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Forums Lobby MULTILINGUAL NIKONIANS English Café (Public) topic #89415
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Subject: "Are digital cameras more prone to OOF shots than film?" Previous topic | Next topic
Nikon32250 Silver Member Nikonian since 16th Mar 2004Sat 20-Jul-13 11:48 AM
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"Are digital cameras more prone to OOF shots than film?"


St. Augustine, US
          

I have a Sigma lens that has to go in for repair. On the Sigma repair website it mentions that "Due to extreme sensitivity of the digital camera mirror box, more than 5 times as sensitive as that of a film camera, it may be necessary to adjust the AF data in your Sigma lens."

I have not heard that before and am curious as the reasons why. On a related note, what physically happens inside a DSLR when the AF fine tuning is adjusted?

Graham
From St. Augustine, FL. "I like photographers, you don't ask questions." Ronald Reagan to White House Press Photogs

<http://www.ancientcityphotography.com/>

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benveniste Moderator Awarded for is high level skills in various areas, including Macro and Landscape Photography Nikonian since 25th Nov 2002Sat 20-Jul-13 01:12 PM
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#1. "RE: Are digital cameras more prone to OOF shots than film?"
In response to Reply # 0


Boston Area, US
          

I have a Sigma lens that has to go in for repair. On the Sigma repair website it mentions that "Due to extreme sensitivity of the digital camera mirror box, more than 5 times as sensitive as that of a film camera, it may be necessary to adjust the AF data in your Sigma lens."

People can (and do) debate relative resolving power of film and digital sensors quite a bit, so I'd take that "5 times" as subjective. However, I don't think that there's any debate that it's cheaper and easier to examine a digital image in detail than on film and that people today do so far more often than with film.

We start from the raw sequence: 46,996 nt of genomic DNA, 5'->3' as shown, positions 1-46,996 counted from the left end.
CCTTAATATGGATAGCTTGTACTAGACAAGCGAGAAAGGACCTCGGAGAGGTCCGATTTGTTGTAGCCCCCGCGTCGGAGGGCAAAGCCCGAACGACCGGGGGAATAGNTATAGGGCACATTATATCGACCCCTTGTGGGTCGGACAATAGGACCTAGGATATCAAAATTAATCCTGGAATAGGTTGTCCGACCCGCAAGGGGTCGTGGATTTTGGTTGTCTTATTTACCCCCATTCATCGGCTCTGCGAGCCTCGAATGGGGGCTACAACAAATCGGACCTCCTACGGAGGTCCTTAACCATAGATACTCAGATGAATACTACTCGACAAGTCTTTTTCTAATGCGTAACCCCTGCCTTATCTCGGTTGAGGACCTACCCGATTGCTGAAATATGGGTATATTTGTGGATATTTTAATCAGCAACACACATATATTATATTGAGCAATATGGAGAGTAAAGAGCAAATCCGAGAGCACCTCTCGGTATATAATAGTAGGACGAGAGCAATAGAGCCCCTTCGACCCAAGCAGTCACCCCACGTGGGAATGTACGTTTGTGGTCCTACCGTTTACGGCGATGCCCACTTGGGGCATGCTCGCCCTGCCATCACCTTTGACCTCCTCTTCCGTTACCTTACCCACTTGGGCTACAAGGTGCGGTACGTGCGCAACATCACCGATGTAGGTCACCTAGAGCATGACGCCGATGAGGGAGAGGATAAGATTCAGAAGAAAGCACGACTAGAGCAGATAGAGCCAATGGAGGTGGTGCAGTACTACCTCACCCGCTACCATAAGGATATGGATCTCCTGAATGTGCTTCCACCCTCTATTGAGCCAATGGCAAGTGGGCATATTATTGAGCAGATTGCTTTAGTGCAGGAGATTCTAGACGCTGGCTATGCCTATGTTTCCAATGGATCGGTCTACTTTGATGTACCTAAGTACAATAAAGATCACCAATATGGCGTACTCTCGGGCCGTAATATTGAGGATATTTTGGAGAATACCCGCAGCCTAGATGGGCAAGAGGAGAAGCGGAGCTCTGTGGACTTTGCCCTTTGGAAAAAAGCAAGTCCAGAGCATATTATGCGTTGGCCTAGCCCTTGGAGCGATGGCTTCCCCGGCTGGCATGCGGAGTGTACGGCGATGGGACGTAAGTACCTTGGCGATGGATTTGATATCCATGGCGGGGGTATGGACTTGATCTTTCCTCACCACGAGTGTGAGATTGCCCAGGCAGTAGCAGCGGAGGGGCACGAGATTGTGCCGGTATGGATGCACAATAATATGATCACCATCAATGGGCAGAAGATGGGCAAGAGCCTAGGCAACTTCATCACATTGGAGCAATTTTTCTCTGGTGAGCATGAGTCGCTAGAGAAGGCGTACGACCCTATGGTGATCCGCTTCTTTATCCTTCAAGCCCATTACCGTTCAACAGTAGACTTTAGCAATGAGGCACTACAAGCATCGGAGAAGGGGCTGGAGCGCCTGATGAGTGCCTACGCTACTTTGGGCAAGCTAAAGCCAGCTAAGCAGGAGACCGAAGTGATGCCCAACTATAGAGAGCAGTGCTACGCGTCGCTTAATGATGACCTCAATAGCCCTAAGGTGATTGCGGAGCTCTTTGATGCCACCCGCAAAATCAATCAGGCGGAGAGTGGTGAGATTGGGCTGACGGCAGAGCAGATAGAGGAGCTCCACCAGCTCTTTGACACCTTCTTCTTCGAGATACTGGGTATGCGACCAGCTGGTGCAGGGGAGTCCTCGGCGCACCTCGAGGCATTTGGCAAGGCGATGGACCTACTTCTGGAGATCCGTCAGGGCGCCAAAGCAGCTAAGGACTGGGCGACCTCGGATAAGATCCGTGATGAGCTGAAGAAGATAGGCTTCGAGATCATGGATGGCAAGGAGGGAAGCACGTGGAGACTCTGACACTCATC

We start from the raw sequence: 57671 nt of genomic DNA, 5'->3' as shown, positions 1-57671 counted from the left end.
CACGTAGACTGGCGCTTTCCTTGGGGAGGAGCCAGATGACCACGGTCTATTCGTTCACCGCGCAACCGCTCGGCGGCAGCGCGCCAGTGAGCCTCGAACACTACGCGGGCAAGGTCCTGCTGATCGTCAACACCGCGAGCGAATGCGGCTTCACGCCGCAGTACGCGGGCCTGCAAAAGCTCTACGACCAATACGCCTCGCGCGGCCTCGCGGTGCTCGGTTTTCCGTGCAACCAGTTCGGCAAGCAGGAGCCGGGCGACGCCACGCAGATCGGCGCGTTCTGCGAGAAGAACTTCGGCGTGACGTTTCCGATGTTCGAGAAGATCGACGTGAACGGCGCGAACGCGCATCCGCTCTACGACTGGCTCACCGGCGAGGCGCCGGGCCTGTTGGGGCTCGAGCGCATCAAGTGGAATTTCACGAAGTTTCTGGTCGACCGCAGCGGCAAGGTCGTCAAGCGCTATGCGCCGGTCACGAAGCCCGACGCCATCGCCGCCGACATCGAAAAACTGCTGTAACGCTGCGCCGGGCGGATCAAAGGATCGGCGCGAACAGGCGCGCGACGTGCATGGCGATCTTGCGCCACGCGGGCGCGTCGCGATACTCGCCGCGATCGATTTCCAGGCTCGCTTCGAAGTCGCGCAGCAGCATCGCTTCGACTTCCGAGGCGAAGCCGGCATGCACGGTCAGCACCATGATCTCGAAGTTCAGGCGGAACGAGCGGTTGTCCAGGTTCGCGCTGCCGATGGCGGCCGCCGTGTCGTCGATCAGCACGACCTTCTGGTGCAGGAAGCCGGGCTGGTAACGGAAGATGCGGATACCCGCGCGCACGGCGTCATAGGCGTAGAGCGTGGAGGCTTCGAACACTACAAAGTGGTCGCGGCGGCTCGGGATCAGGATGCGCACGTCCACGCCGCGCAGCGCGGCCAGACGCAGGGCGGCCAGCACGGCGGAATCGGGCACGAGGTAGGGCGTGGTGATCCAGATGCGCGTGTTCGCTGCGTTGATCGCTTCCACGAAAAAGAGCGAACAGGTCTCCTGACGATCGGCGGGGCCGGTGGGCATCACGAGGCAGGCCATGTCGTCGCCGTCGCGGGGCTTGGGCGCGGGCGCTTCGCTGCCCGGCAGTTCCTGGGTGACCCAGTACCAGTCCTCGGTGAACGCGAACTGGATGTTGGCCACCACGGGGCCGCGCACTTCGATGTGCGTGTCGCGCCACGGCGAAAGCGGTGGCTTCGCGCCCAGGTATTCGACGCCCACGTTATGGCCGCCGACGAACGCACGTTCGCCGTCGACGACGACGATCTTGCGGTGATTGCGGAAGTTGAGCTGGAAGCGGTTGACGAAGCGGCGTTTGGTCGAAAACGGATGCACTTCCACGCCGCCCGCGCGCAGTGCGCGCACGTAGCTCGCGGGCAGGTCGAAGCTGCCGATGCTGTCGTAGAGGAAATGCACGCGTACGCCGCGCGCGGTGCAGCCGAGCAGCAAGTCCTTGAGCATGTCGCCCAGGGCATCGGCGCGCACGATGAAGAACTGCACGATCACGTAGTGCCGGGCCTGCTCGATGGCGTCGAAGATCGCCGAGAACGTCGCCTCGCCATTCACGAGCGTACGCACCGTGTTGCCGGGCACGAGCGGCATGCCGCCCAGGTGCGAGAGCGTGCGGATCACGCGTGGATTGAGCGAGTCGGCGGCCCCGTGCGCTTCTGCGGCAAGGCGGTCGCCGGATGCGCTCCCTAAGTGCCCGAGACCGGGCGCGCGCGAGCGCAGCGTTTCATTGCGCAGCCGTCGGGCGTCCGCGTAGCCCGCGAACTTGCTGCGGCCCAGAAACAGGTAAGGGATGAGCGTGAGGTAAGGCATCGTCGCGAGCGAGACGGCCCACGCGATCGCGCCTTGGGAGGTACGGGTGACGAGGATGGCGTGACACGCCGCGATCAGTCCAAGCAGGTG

To illustrate this, consider looking at a 100% crop from a D800 on a mid-range monitor. At 96 pixels per inch, that's like looking at part of a 50x75" enlargement from a distance of less than three feet.

To meet the demands of such viewing requires substantially more precision both in focus algorithms and physical gear. Adjusting the AF data is a calibration which allows more precision.

On a related note, what physically happens inside a DSLR when the AF fine tuning is adjusted?

Nothing physical takes place in the dSLR. In the lens, new parameters are "flashed" into a memory chip, and as a result the lens provides slightly different data for the dSLR to use to determine focus.

"There is no real magic in photography, just the sloppy intersection of physics and art." — Kirk Tuck

  

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GiantTristan Silver Member Nikonian since 08th Jan 2006Sat 20-Jul-13 03:21 PM
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#2. "RE: Are digital cameras more prone to OOF shots than film?"
In response to Reply # 1


Stamford, US
          

>To meet the demands of such viewing requires substantially
>more precision both in focus algorithms and physical gear.
>Adjusting the AF data is a calibration which allows more
>precision.

I don't believe that lens fine tuning affects AF precision at all, however, it improves AF accuracy.

Tristan

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Omaha Registered since 07th Jan 2012Sat 20-Jul-13 06:19 PM
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#3. "RE: Are digital cameras more prone to OOF shots than film?"
In response to Reply # 1
Sat 20-Jul-13 06:22 PM by Omaha

Omaha, US
          

>I don't think that
>there's any debate that it's cheaper and easier to examine a
>digital image in detail than on film and that people today do
>so far more often than with film.

Indeed.

This is one of those areas where the medium has driven the art. The sharpness and clarity that digital has conditioned us to demand was never considered that important before. If you shot 35mm, then as long as you got decent 5x7 prints, you were satisfied. MF shooters expected good 11x14's. Something really big like a 20x24 meant a LF negative.

Things sure have changed...

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